Big Book ‘Thumpers’
Can you remain sober and happy in AA as an atheist or agnostic?
My first book, the twelve steps for Agnostics, was published on Amazon on the 21st of August, 2021. The positive comments and reviews from secular AA members have been encouraging and heartwarming. I am very grateful to report that atheists, agnostics, and freethinkers in AA have found benefit in its pages, each on their own secular path toward sobriety.
I have a spiritual mentor in the UK called Sue. Although a church-going Christian for many years, she no longer attends church due to the narrow-minded dogma surrounding the belief in a monotheistic God. Sue has been my guide and support since I first set pen to paper. She has always said from day one, “If your book helps one alcoholic, who doesn’t believe in God, find a way to recovery, then it was worth writing.” It continues to be a great joy whenever someone finds the book helpful.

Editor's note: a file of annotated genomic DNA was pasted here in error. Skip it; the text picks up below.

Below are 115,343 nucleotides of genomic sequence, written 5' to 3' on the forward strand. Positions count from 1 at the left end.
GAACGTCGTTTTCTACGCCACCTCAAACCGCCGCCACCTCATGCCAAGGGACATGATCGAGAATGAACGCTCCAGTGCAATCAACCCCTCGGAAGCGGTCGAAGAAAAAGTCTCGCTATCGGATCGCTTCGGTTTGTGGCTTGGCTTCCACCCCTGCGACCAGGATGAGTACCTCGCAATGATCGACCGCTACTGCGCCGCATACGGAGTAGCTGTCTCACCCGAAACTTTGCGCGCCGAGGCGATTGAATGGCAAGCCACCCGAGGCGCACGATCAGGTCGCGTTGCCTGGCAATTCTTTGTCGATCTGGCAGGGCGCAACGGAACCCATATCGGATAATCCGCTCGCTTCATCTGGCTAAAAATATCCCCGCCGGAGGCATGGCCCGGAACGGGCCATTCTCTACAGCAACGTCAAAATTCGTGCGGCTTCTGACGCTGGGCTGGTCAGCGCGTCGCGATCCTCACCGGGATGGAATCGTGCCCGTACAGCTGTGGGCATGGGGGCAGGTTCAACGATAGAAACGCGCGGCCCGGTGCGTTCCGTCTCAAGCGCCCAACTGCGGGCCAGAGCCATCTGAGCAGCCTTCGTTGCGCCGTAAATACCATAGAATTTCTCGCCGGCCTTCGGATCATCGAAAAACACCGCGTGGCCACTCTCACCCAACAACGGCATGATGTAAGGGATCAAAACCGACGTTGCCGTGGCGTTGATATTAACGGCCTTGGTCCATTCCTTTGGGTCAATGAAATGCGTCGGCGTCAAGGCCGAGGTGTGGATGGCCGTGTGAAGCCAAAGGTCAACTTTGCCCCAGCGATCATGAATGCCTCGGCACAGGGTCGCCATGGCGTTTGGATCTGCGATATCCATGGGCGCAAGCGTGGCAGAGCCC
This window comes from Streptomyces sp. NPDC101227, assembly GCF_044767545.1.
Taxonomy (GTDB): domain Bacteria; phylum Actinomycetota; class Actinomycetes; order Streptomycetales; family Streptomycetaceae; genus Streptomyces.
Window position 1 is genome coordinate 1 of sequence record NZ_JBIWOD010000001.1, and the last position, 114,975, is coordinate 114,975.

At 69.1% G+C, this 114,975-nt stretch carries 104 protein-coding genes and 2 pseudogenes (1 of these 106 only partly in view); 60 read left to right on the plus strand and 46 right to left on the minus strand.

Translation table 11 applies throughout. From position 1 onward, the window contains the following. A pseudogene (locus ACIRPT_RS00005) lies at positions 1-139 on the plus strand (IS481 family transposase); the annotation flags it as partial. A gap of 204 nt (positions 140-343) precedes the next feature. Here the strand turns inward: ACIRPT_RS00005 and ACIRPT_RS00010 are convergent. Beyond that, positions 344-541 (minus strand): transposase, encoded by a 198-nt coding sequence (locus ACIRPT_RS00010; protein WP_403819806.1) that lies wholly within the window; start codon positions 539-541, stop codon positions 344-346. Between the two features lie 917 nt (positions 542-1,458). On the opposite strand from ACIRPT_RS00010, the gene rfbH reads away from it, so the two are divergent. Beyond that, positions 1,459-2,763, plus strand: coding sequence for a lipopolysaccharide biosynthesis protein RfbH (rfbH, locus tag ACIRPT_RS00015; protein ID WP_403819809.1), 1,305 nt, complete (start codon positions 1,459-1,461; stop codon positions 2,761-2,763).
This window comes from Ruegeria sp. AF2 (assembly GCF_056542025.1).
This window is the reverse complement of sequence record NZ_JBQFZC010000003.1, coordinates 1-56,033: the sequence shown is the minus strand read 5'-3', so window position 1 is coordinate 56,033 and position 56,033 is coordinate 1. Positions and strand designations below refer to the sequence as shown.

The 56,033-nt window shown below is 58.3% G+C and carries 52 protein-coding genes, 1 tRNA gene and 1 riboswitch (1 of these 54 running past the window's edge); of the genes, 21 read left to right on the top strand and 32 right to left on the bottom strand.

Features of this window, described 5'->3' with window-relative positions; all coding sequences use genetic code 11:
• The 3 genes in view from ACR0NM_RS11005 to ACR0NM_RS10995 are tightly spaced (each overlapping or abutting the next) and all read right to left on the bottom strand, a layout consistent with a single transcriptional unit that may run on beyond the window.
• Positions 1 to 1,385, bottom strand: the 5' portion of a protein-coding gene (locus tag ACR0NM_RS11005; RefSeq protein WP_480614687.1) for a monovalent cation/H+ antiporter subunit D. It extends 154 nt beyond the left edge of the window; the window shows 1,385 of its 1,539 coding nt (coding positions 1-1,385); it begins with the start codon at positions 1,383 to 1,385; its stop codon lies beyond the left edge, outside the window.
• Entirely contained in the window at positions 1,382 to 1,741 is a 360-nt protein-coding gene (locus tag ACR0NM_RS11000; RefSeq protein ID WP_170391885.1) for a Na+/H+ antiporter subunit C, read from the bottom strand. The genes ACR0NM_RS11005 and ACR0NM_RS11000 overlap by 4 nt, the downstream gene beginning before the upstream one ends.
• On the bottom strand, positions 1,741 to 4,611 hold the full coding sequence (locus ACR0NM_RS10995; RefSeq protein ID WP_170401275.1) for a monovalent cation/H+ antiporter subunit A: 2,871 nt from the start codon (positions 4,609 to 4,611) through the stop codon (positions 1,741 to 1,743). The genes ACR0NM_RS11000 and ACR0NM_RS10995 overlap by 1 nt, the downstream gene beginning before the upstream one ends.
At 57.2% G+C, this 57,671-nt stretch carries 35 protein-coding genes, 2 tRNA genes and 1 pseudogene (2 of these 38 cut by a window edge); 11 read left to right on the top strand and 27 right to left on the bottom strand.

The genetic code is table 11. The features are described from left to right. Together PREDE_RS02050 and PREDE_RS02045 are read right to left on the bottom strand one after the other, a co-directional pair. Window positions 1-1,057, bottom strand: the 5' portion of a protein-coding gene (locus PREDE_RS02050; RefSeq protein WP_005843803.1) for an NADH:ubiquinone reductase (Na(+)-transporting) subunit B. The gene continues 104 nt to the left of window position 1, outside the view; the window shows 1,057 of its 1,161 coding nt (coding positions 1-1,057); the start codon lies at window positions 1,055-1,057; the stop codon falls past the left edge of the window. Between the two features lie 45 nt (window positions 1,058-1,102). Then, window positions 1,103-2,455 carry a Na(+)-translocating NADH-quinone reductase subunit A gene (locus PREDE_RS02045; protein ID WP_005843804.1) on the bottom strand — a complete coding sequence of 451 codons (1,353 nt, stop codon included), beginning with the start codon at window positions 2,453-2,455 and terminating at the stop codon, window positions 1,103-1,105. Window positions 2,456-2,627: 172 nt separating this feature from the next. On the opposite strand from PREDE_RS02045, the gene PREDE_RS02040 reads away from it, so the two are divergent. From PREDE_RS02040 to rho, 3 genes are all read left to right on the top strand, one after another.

An unexpected turn of events
What has come as a surprise is that the book has recently begun to attract negative comments from certain quarters of the twelve-step community. Of all places, these have come from AA fundamentalists, otherwise known as the “Big Book thumpers.” I wasn’t expecting such a barrage of judgmental condemnation, especially from people that proclaim to be servants of a loving God.
One would suppose these AA fundamentalists are happy and secure in their relationship with God. Why must they attack alcoholics pursuing a secular path to sobriety? Many are open to spirituality but are more inclined to follow a path leading to a non-God-centered spiritual awakening. Since AA’s inception in the 1930s, when AA was heavily grounded in the Christian ideals of The Oxford Group,* times have changed.